The Wheel of Time is the Kind of Woke Programming That I like

The Wheel of Time television show on Amazon Prime has recently taken the world by storm. Based on the massive high fantasy book series written by Robert Jordan at the turn of the century, there has been a lot of anticipation for this to come out with the hopes that it might be the next ‘Game of Thrones’. What it actually turned out to be is something else entirely that has had viewers very divided — a breaking of the world if you will that exactly captures what the coming of the Dragon Reborn is supposed to do.

There has been a lot of nervousness amongst book readers in regards to its adaptation for a number of reasons. With the world of Wheel of Time being so complex and the book series so long at over 10000 pages, some have been worried whether it would be done the justice it deserves. Others have been worried about it being hijacked by current woke trends popular in Hollywood culture right now.

My expectations for the show were low to try saving myself from the disappointment that was sure to come. I had read all of the books as an adult and absolutely loved them. Having read most of the popular fantasies titles of the time as a kid, they were some of the most well written material I had encountered to date. Whether they would make for an engaging tv show though was something I was not sure of. My biggest concern was that because of how fantastical the books are that the show might come off as cheesy or childish.

The show was neither cheesy or childish. The actors were actually cast a little older than they were in the books, giving the show more a young adult feel to it, and they performed wonderfully. The colors and sets were gorgeous, with the elements of fire earth water air and spirit all being present and almost tangible even outside of the scenes with magic. The trollocs are scary and even occasionally brutal in battle.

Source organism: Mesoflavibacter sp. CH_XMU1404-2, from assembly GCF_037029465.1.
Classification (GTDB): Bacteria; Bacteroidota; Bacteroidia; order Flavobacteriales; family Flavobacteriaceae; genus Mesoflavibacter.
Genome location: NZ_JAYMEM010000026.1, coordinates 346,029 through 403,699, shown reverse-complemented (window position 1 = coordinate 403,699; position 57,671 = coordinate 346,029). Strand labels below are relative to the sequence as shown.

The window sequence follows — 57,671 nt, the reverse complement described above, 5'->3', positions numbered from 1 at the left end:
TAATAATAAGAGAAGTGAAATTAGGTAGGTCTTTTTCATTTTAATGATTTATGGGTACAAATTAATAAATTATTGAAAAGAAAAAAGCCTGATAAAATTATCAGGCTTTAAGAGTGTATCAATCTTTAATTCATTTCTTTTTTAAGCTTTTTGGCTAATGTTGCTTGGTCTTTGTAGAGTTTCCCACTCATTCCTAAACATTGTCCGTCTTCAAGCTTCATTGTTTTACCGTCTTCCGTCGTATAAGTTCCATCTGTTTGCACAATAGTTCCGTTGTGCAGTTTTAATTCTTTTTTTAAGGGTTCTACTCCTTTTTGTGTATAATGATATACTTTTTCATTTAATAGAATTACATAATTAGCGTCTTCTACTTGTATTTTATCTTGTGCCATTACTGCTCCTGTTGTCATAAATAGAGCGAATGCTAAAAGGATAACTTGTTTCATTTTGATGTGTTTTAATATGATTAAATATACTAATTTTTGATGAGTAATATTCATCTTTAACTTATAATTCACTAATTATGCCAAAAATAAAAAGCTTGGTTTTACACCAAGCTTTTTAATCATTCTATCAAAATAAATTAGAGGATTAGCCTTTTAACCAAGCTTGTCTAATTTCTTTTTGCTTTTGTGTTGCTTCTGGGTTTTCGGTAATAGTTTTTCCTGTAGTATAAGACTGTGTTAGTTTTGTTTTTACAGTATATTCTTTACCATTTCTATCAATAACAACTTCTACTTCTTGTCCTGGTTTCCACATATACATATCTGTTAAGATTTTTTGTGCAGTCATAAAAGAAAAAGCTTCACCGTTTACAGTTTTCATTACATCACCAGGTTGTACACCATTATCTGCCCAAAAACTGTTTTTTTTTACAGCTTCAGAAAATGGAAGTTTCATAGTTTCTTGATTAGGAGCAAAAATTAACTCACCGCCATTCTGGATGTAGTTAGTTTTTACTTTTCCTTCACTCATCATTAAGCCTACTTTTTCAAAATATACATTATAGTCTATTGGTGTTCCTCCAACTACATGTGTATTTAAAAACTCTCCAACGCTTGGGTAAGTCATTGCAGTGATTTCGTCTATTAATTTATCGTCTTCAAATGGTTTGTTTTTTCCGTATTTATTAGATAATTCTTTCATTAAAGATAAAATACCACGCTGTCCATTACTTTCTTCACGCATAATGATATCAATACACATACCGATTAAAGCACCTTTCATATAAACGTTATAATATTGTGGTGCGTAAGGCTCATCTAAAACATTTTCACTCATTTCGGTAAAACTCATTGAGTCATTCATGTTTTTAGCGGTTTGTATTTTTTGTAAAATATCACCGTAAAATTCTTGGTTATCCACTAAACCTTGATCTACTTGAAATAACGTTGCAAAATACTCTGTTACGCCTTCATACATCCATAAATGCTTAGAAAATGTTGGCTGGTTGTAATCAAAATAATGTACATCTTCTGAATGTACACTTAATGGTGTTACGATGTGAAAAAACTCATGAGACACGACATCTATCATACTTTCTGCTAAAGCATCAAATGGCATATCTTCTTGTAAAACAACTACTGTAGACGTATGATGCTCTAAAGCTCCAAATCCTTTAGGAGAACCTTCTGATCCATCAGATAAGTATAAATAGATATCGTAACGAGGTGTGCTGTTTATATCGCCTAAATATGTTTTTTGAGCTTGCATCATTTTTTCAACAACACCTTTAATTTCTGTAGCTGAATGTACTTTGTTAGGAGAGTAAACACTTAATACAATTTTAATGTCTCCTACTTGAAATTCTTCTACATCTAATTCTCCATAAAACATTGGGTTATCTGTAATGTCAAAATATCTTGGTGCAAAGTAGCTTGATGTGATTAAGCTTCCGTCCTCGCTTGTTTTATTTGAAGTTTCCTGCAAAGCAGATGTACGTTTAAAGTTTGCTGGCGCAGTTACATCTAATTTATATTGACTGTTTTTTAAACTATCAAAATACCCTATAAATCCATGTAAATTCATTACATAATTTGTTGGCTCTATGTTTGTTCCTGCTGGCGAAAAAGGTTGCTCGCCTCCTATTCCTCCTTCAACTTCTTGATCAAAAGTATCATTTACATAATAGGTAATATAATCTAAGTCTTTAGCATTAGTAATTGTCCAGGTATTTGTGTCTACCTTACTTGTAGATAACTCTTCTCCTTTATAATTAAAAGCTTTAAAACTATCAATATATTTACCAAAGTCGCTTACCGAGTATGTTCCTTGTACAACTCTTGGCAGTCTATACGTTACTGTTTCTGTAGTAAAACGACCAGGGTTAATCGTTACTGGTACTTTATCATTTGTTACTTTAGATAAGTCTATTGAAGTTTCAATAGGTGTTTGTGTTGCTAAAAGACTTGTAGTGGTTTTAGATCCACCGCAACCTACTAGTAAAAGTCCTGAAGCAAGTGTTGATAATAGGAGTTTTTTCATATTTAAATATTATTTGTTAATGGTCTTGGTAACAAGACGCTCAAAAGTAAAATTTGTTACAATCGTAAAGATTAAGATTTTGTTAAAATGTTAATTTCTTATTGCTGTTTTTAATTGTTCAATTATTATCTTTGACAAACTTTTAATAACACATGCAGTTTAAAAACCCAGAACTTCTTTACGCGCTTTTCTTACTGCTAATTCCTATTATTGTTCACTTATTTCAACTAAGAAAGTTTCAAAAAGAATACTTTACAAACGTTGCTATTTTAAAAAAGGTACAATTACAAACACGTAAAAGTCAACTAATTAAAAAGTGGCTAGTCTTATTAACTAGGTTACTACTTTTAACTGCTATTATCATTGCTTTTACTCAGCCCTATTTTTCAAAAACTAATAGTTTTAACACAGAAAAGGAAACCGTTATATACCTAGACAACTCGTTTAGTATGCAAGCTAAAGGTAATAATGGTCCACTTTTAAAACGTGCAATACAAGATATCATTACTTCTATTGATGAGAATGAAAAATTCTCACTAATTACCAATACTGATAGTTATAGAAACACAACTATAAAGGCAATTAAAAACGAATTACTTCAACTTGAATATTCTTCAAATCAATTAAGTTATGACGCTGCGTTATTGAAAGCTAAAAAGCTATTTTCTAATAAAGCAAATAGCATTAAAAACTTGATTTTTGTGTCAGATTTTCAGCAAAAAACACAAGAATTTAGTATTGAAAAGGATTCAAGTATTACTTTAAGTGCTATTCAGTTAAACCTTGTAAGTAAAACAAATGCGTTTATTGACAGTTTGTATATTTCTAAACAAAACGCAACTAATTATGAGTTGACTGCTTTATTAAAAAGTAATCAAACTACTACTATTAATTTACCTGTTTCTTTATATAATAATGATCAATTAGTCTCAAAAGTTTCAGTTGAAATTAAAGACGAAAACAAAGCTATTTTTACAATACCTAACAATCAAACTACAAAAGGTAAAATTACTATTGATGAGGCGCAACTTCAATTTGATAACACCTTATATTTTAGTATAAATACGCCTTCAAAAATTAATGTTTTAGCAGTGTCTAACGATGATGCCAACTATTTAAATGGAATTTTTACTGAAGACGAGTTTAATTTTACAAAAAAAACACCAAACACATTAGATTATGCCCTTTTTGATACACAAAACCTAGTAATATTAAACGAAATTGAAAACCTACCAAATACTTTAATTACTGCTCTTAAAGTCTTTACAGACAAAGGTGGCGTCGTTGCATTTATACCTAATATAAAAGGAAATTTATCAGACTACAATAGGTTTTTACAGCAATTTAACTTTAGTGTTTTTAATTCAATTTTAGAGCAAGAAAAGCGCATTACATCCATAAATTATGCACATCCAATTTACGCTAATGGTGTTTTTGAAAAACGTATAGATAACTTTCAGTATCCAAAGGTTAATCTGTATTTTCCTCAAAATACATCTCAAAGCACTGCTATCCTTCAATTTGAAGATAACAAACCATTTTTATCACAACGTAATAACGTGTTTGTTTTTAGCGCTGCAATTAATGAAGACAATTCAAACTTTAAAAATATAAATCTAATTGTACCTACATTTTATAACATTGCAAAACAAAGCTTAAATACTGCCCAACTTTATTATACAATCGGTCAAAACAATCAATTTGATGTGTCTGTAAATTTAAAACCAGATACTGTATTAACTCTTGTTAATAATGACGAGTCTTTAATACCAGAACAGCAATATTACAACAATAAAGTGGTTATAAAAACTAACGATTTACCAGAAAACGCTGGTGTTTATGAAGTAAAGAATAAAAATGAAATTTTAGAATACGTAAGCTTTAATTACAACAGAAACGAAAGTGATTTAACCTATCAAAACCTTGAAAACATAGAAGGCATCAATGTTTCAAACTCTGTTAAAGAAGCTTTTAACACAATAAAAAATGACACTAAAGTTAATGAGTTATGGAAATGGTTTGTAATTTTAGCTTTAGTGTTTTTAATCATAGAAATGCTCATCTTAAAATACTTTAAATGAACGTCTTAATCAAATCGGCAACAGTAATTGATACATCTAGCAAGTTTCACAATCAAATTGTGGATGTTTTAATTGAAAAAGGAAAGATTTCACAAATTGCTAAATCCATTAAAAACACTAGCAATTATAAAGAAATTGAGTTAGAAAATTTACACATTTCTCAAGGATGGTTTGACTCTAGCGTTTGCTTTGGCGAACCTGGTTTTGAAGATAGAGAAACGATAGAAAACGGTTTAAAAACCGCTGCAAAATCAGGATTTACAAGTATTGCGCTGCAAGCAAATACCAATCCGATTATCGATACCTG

It turned out to be a lot better than I expected it to be with my only complaint being with the pacing. With so many new characters, concepts, and organizations being introduced, it felt a bit rushed for people who were not familiar with the books. There were some plot changes, but understandable ones that did not dramatically change the story and in my opinion actually enhanced some of the themes. My watch party with both book readers and newbies all relatively enjoyed it. I loved the vibe.

So my surprise was genuine when I logged onto the internet to see all of the chaos erupting around the fanbase. The book purists complaining about plot changes was understandable. I expected that. What I did not expect was some of the toxic arguments being made about the show pushing a “woke” agenda.

In regards to The Wheel of Time, the woke agenda being pushed generally refers to three things: female characters being more powerful or dominant than men; the equal representation of gay and lesbian characters; and a multi racial non white dominant cast. The argument appears to be that these current trends in Hollywood being present in the show overshadow the story itself. Some have even gone as far to say that the show is nothing more than fan fiction at this point.